nep-dcm New Economics Papers
on Discrete Choice Models
Issue of 2017‒05‒07
seven papers chosen by
Edoardo Marcucci
Università degli studi Roma Tre

  1. Granger causality in dynamic binary short panel data models By Francesco Bartolucci; Claudia Pigini
  2. Can a Repeated Opt-Out Reminder remove hypothetical bias in discrete choice experiments? An application to consumer valuation of novel food products By Mohammed H. Alemu; Søren B. Olsen
  3. You can(’t) always get the job you want: stated versus revealed employment preferences in the Peruvian agro-industry By Schuster, Monica; Vranken, Liesbet; Maertens, Miet
  4. Discretizing unobserved heterogeneity By Stéphane Bonhomme; Thibaut Lamadon; Elena Manresa
  5. Choice in the presence of experts: the role of general practitioners in patients' hospital choice By Walter Beckert; Kate Collyer
  6. Semiparametric Estimation of the Random Utility Model with Rank-Ordered Choice Data By Jin Yan; Hong Il Yoo
  7. Revealed preferences over risk and uncertainty By Matthew Polisson; John K.-H. Quah; Ludovic Renou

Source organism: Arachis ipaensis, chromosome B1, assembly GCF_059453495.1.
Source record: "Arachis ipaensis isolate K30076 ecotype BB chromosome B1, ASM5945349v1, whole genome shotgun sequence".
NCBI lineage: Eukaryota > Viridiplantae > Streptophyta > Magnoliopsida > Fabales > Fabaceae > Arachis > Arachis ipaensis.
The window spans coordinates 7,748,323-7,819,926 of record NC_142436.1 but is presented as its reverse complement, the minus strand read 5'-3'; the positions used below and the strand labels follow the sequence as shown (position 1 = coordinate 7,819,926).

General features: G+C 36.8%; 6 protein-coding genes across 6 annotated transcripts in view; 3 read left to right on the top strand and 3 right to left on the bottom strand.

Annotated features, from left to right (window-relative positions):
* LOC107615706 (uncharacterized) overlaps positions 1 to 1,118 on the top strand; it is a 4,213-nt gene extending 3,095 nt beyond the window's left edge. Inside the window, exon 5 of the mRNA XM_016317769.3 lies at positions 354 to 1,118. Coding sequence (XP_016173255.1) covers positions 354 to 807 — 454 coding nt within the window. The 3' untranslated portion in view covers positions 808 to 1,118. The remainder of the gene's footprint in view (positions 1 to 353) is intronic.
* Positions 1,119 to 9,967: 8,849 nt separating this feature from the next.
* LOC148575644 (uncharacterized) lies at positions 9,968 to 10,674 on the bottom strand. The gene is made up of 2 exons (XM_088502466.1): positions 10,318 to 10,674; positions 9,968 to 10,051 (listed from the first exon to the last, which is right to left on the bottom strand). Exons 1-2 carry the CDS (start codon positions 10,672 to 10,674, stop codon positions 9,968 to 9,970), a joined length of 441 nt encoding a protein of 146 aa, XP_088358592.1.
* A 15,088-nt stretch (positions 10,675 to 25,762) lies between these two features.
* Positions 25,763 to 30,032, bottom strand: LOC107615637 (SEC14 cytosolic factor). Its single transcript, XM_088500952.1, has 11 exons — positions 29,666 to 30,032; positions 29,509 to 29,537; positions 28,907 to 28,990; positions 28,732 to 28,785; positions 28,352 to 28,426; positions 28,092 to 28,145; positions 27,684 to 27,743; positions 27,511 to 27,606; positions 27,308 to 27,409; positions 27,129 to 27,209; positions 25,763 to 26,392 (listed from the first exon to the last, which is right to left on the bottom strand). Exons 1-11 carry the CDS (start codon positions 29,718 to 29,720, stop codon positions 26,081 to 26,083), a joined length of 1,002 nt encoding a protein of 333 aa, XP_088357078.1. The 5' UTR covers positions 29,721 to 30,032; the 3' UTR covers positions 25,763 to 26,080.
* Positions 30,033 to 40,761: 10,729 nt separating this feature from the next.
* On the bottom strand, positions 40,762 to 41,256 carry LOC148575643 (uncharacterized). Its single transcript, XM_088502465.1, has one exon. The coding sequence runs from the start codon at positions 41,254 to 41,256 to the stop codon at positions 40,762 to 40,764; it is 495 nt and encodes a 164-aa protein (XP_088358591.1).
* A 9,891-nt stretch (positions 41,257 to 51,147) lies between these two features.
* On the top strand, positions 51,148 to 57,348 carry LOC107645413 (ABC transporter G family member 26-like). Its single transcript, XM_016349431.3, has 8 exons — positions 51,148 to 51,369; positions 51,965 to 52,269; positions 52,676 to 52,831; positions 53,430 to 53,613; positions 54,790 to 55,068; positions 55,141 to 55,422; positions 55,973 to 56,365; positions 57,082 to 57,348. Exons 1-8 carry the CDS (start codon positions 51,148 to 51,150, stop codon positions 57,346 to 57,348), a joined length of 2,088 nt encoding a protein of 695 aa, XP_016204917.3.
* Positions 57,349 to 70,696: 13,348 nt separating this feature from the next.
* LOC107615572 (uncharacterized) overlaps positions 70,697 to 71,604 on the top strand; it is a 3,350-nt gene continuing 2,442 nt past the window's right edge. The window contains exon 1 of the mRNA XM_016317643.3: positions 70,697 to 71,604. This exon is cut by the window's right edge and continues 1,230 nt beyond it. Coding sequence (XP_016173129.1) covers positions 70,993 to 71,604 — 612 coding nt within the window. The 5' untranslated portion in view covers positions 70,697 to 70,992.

1. By: Francesco Bartolucci (Universita' di Perugia); Claudia Pigini (Universita' Politecnica delle Marche, Dipartimento di Scienze Economiche e Sociali)
    Abstract: Strict exogeneity of covariates other than the lagged dependent variable, and conditional on unobserved heterogeneity, is often required for consistent estimation of binary panel data models. This assumption is likely to be violated in practice because of feedback e ects from the past of the outcome variable on the present value of covariates and no general solution is yet available. In this paper, we provide the conditions for a logit model formulation that takes into account feedback e ects without specifying a joint parametric model for the outcome and predetermined explanatory variables. Our formulation is based on the equivalence between Granger's de nition of noncausality and a modi cation of the Sims' strict exogeneity assumption for nonlinear panel data models, introduced by Chamberlain (1982) and for which we provide a more general theorem. We further propose estimating the model parameters with a recent xed-e ects approach based on pseudo conditional inference, adapted to the present case, thereby taking care of the correlation between individual permanent unobserved heterogeneity and the model's covariates as well. Our results hold for short panels with a large number of cross-section units, a case of great interest in microeconomic applications.